Here is a quick video of one of my early spring days kayak fishing. I'm using a Bass Pro Shops XTS Vibrator lipless crankbait. I started out with a texas rigged craw and a chatterbait but the bass only wanted to the lipless crankbait.
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Saturday, March 17, 2018
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Saturday, March 10, 2018
Tuesday, March 6, 2018
We've all heard this one safety tip about hunting from treestands. Always wear a safety harness when hunting from a treestand! We all tell anyone who's interested in hunting that this is the most important safety facet of treestand hunting. Howevever there is more to safety than just wearning your harness. Preparation is just as important to insure your safety in the field as wearing a harness.
Like all sports, hunting requires measure of preparation. Why? Because preparation is the best way to assure that you succeed in the field, and hunting is no exception to that rule.
In a previous hunting post we discussed the different types of treestands, however we never discussed the things required to keep us safe while hunting from a treestand. That's the purpose of this post, to discuss the different things we need to do, in and out of season, to keep us safe while hunting from treestands. So here we go:
Inspect Tree Steps, Climbing Sticks & Ladders: Whether your treestands and their parts are new or old you should be inspecting every inch of the stands. For me, that means starting with the items that are gonna get me up the tree. The first things I inspect are any treesteps or ladders that I'm gonna use to climb the tree. When I'm inspecting my steps and ladders I'm looking for these things:
- Rust spots - Any places that have rust spots (especially weld points) get sanded down, reprimed and painted with rust inhibiting spray paint. If it's rusted through too thouroughly then I begin to consider replacing the item where possible. But my last option is welding replacement pieces on to stands or ladders.
- Peeling Grit Tape - Replacing the grit tape the most commonly replaced item on my stands and ladders. For $4.00 at home depot I can replace an item on my stand that will aid me in staying stable when I'm hunting in wet conditions. A couple minutes to peel the old tape off a wipe down with some soap and water or goo-gone to remove the excess old glue and I'm good to go to add the new grit tape.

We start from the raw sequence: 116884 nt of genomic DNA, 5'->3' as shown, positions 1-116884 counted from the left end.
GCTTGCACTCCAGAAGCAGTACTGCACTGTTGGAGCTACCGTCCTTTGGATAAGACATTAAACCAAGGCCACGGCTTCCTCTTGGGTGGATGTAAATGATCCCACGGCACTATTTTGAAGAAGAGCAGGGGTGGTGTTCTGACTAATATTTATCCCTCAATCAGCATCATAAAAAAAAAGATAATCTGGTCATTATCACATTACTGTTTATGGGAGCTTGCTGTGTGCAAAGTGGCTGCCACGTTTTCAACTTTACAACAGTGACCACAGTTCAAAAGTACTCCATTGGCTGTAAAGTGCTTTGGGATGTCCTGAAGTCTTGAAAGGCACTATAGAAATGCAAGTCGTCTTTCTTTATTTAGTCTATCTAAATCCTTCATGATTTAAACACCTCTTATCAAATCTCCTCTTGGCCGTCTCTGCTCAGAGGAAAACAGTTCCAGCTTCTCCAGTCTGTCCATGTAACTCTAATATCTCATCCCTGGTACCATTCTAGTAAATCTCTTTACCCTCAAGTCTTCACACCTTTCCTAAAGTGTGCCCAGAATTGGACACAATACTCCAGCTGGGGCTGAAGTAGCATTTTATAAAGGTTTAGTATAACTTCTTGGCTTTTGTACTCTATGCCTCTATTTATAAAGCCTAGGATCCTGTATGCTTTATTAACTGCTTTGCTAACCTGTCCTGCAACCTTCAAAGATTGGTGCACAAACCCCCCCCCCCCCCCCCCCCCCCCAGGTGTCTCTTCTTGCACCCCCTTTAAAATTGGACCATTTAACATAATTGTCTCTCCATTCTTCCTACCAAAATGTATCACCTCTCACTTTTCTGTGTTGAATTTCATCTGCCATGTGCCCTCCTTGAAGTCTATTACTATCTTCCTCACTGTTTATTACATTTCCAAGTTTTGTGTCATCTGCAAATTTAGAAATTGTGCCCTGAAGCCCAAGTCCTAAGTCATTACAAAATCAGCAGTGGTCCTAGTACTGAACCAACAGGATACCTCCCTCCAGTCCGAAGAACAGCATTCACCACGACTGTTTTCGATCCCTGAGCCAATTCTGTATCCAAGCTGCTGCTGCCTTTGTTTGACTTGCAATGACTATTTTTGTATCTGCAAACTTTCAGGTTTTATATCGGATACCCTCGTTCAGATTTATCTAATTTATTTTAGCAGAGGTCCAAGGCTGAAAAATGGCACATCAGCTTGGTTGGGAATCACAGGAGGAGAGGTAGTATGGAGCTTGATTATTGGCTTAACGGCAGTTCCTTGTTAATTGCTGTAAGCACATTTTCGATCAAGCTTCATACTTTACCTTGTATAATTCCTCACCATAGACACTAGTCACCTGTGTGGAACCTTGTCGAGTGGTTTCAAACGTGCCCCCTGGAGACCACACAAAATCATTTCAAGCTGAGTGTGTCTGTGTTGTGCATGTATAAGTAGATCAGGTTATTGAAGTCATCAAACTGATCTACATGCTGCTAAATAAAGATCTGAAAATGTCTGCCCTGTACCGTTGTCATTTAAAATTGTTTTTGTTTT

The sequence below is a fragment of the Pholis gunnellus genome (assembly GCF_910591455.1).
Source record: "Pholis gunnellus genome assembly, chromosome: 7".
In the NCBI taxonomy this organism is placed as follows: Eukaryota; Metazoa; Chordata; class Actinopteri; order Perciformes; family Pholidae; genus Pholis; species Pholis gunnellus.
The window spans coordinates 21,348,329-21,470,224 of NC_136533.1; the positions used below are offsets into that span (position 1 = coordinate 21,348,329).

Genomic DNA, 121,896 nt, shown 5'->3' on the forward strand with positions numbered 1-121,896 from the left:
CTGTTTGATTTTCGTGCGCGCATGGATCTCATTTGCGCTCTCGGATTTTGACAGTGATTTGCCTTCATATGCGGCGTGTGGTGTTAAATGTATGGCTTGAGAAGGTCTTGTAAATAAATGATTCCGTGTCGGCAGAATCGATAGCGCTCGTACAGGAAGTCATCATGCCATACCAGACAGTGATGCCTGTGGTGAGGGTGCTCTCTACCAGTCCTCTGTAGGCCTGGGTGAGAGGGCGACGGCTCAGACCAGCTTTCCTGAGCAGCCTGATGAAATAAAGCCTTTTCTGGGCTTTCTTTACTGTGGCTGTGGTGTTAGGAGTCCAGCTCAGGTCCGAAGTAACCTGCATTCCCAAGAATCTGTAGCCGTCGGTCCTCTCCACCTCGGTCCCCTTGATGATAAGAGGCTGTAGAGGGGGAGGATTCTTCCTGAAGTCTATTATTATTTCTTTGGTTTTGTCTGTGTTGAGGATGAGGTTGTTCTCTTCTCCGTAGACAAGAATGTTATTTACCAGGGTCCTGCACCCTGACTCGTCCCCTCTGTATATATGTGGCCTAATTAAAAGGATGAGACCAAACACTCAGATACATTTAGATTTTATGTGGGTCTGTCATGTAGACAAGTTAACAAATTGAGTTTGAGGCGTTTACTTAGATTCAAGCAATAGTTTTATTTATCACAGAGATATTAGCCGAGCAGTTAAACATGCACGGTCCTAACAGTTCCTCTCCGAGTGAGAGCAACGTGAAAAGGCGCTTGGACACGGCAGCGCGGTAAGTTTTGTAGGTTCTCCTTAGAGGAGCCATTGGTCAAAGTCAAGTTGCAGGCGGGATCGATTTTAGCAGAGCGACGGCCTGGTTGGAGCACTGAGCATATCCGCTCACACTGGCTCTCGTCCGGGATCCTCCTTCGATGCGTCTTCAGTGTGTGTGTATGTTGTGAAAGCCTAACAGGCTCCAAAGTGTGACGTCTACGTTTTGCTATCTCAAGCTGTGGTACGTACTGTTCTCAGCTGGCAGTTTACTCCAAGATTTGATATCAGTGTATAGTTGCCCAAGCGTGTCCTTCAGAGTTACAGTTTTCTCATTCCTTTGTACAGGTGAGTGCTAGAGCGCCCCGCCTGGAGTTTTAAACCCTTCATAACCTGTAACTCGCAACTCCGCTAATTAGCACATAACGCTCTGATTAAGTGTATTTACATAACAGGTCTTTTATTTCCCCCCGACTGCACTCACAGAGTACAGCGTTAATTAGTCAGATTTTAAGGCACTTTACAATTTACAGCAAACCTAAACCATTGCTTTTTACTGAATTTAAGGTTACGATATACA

- Broken, Rusty or Defective Nuts & Bolts - Any nuts and bolts that are rusty, broken or defective get replaced immediately. However I don't just go to walmart and buy nuts and bolts of the same size. I go to a hardware store and try to match the nuts and bolts exactly and spray them down with rust inhibitor before placing them in my stands.
- Frayed or Cut Straps - If the straps that hold my steps or ladders have any wear or rips in
- Damaged Ratchets - Since ratchets are the only moving parts on your tree steps, climbing sticks or ladders I make sure I'm meticulous about checking for rust every where. Since this parts move that means there will be a combination of friction and rust which can team up to give me a bad fall if not taken care of. So any damaged or rusty ratchets get the boot and replaced. In the case of the straps that have plastic strap adjusters that cause the straps to lock into place, if they are cracked I replace those as well. Joann Fabrics and Michaels craft stores carry the plastic strap adjusters in any size you need.
Inspect Harness (Continuously): Your safety harness is the only thing stopping you from coming to an abrupt halt if you fall from your treestand. As a result it is the most important item in your hunting gear and as such needs to be checked continuously for damage. In the case of my safety harnesses, if they have any damage I dont repair them I replace them. However in the case of vest style full body harnesses miner wear and tear can be fixed via your local taylor. Also they carabiners that lock to the tree can easily be replaced but if you're going to replace them don't skimp on carabiner. Go to a store that sells professional climbing gear and get a good one. You won't be upset with what you get, the carabiners that rock climbers use are equal in strength to the originals or stronger and ofter much lighter in weight.
Inspect and practice with your linemans belt: If you're like me and end up placing multiple stands each year or your use portable climbing sticks to hang stands on public land, you'll want to learn how to use a lineman's belt. Pretty much what lineman's belt does is climb with you while you'r ascending and descending your tree. Why is this important? Because most falls from a treestand occur when you're climbing up or descending your tree and the lineman's belt gives you a lifeline during those times. So if you're using a lineman's belt You're checking for the very same things that you are on safety harness. Below is a video of who you can make your own lineman's belt and below that is a list of the materials need with links to where you can purchase.